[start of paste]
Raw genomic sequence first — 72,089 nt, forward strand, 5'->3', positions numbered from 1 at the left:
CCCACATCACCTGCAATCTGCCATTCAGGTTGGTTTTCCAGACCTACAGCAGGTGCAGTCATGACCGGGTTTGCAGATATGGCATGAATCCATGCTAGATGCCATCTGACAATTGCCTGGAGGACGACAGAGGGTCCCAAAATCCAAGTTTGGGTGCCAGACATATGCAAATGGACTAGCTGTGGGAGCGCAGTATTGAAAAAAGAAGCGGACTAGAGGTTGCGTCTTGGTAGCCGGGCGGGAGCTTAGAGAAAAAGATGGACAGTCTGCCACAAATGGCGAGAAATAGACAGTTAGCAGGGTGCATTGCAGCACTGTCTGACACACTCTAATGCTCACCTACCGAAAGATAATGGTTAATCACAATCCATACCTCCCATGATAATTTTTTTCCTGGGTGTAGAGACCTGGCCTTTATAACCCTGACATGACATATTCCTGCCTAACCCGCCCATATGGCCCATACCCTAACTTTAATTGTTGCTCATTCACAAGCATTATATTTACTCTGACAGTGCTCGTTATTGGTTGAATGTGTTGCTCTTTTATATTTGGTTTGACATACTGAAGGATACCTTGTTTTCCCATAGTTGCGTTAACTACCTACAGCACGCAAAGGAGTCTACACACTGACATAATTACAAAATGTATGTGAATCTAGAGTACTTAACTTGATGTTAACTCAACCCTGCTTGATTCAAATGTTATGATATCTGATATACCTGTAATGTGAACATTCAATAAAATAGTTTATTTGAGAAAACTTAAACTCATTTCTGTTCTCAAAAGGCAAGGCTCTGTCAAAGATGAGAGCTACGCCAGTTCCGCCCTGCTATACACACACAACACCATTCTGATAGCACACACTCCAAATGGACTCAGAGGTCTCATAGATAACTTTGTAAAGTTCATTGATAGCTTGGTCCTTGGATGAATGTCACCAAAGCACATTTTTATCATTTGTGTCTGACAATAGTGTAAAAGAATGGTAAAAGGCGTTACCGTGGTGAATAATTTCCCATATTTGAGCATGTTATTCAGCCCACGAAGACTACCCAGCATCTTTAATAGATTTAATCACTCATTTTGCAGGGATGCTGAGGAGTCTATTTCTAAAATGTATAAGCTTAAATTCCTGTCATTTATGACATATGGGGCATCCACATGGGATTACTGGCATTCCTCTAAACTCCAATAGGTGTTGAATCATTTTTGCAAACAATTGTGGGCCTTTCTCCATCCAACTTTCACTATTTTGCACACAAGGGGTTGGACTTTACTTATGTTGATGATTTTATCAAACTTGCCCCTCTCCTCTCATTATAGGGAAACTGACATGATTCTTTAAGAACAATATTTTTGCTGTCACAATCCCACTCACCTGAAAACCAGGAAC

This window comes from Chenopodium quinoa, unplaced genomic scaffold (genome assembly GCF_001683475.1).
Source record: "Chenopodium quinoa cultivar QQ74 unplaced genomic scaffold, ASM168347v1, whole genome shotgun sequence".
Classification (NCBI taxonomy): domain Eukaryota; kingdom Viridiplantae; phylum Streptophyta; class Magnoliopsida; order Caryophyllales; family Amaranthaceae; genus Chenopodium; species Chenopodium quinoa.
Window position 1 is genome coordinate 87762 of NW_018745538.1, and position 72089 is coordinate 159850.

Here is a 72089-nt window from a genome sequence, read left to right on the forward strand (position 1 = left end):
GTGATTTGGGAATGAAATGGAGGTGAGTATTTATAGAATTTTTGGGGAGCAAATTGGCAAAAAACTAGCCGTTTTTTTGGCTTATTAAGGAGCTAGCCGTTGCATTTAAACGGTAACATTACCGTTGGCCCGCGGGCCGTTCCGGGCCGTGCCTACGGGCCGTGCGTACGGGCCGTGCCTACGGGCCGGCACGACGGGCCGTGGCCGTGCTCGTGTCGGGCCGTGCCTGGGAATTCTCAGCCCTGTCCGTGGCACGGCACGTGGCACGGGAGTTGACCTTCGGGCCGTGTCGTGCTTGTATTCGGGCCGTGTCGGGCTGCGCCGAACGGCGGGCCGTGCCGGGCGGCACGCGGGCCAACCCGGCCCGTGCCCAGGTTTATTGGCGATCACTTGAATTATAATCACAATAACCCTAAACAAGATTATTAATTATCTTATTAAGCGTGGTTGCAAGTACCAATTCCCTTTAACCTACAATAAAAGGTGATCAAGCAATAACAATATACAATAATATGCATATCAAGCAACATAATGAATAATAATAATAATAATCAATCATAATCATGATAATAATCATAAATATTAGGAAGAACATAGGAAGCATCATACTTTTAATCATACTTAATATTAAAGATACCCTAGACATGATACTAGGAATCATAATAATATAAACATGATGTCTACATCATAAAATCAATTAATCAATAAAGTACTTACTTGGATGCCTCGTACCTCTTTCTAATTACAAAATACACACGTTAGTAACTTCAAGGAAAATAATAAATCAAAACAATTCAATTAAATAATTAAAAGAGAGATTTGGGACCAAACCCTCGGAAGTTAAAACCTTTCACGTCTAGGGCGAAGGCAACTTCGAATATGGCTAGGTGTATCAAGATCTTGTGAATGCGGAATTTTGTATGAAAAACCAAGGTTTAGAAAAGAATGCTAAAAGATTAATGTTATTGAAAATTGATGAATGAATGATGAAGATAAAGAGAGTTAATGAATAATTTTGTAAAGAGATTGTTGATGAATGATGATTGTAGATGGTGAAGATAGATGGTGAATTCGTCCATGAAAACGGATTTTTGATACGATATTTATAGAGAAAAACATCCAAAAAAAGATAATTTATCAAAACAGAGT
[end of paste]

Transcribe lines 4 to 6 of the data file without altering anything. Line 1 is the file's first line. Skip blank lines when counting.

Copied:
Source record: "Chenopodium quinoa cultivar QQ74 unplaced genomic scaffold, ASM168347v1, whole genome shotgun sequence".
Classification (NCBI taxonomy): domain Eukaryota; kingdom Viridiplantae; phylum Streptophyta; class Magnoliopsida; order Caryophyllales; family Amaranthaceae; genus Chenopodium; species Chenopodium quinoa.
Window position 1 is genome coordinate 87762 of NW_018745538.1, and position 72089 is coordinate 159850.